Would it be possible to do some sort of podcast on a few very memorable winter set-ups, say Jan 1987, would really be interesting to hear about that as well.

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    Posted
  • Location: Swallownest, Sheffield 83m ASL
  • Location: Swallownest, Sheffield 83m ASL

    Brilliant podcast!! I mentioned to Paul earlier how you can miss a voice even though you don't realise. This is certainly true of Michael Fish. Great to hear his voice again.

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    Posted
  • Location: just south of Doncaster, Sth Yorks
  • Location: just south of Doncaster, Sth Yorks
    Very interesting podcast, that part about the strike is most interesting, that never seems to be mentioned, heck even John H didn't seem to know that!

    Would it be possible to do some sort of podcast on a few very memorable winter set-ups, say Jan 1987, would really be interesting to hear about that as well.

    nope its not something I had heard of. Unable, so far, to get my source in the Met O to reply on this. Oddly enough, if its correct, the French model was more accurate than either Met O UK or ECMWF in the run up to the explosive deepening on the evening of the event.

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    Posted
  • Location: North Yorks, prev West Essex
  • Location: North Yorks, prev West Essex

    Very interesting listening to Michael Fish................he also did the forecast this evening at 6.30.

    Oddly enough, my Husband was in Jersey at the time, and they were all asked to return to their Hotel by 10pm, as massive storm was brewing.

    I just thought the Barometer was broken, and did see the last forecast around midnight, which to be fair had wind speeds of 50mph pegged all across the south.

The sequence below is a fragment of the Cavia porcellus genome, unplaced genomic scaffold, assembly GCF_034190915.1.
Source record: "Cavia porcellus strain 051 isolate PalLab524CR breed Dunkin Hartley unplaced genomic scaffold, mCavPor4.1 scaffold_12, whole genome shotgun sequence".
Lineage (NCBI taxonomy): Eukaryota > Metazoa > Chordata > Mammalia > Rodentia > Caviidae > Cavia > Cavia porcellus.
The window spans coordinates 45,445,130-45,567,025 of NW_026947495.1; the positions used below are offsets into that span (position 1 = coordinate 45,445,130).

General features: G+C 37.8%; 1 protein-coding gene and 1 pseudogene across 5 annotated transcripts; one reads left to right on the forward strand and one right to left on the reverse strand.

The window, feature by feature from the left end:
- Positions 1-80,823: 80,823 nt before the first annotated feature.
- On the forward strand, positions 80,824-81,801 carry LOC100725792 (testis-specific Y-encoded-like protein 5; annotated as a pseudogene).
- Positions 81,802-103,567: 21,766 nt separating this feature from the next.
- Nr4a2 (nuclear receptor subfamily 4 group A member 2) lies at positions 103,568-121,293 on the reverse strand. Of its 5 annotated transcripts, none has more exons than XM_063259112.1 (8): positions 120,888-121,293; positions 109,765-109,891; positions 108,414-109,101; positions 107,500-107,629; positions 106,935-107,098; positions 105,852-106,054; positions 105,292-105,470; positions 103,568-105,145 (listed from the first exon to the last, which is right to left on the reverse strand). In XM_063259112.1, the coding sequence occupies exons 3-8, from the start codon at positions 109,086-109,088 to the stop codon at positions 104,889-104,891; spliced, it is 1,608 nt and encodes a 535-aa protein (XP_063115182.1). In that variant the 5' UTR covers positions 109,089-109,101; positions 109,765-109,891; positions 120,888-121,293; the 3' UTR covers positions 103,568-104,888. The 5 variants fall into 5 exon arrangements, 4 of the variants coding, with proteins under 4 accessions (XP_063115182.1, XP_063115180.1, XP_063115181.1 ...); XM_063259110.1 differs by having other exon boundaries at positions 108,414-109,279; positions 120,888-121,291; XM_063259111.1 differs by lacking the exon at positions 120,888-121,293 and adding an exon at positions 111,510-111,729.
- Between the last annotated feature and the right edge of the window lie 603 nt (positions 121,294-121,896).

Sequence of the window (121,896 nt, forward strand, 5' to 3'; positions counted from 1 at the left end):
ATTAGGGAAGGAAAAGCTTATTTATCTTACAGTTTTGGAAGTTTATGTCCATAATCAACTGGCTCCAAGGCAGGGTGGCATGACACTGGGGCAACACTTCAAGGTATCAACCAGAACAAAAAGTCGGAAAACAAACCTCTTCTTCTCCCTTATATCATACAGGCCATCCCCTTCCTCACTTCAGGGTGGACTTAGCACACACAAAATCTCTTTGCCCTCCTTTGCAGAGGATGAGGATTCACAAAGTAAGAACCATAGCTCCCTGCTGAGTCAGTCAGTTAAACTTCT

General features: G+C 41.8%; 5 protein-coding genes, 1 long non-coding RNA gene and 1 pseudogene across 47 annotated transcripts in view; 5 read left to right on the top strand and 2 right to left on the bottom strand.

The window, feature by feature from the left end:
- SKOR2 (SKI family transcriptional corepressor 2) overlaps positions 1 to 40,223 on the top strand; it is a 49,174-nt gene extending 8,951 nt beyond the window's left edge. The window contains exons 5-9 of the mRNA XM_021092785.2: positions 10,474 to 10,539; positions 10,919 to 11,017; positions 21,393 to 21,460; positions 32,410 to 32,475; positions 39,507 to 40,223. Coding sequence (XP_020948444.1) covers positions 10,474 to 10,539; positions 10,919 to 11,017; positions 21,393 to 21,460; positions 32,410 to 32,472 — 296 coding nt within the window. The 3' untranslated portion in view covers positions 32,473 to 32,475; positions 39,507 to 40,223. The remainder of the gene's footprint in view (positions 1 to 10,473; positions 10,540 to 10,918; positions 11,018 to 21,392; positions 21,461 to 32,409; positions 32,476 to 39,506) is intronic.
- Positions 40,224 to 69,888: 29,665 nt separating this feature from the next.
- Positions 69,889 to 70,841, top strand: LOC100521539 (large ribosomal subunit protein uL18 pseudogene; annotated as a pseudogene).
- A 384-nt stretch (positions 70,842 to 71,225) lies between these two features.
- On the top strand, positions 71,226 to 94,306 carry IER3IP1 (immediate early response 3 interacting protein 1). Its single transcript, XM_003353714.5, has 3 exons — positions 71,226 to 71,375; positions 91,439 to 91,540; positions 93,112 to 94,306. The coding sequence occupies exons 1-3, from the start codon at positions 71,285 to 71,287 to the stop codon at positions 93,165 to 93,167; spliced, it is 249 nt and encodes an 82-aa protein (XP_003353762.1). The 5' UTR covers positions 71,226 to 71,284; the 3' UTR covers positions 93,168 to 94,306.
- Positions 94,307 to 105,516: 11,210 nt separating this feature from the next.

Was woken 3hrs later by a dreadful wailing sound. No electricity and the radio didn't help as the DJ at Captial Radio was terrified. Lived [and still do] amonst Epping Forest, and the sound of falling tree's is something I'll never forget.

    I for one, hate the wind now, and hope it NEVER happens again.

    Great podcast, hope he does more.

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    Posted
  • Location: just south of Doncaster, Sth Yorks
  • Location: just south of Doncaster, Sth Yorks

    still awaiting confirmation, or otherwise, about the comment by Michael regarding the French Met O strike.

    Unofficially the two still in the Met O both say they have no recollection but are checking it out.

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    Posted
  • Location: Rossland BC Canada
  • Location: Rossland BC Canada

    It's quite interesting that the date of the great storm of 1987 was virtually the same as the most memorable storm ever to hit Toronto Canada between 1840 and the present time. Hurricane Hazel roared north from North Carolina on the morning of Oct 15th, 1954 and crossed western Lake Ontario (as a tropical storm) on the evening of October 15th. It dropped 4 to 8 inches of rain in the region and unleashed winds that gusted to 70 mph. The storm flooded several rivers running through the city and resulted in over 80 deaths as whole streets were washed away in floodplains. Since that storm, Ontario has developed a system of river conservation and floodplain management so that development is no longer permitted in such areas.

    The greatest windstorm to hit the Vancouver area, and the BC-Washington coast in general, was also at a very similar time of year. A rogue hurricane from the Hawaii region, Freda, hit the west coast on the night of 12-13 Oct 1962. On the American side of the border it is remembered as the Columbus Day storm. This one was even stronger than the 1987 storm in England, it produced wind gusts of 150 mph and blew down thousands of trees in the region, some of them hundreds of years old and hundreds of feet high.

    Memorable Great Lakes windstorms are more likely in November than October. Some of the most famous of these, the Nov 8-9 1913 storm sank many ships on Lake Huron when gale force southerlies suddenly turned to hurricane force northerlies. The Nov 11 1940 storm across the upper Great Lakes is remembered as the Armistice Day storm, and it killed several hunters who were caught out in the resulting blizzards from lake effect snow. In 1975, a similar storm sank the Edmund Fitzgerald in 100 mph winds on Lake Superior, and did considerable wind damage further south in a synoptic pattern almost identical to your October 1987 storm.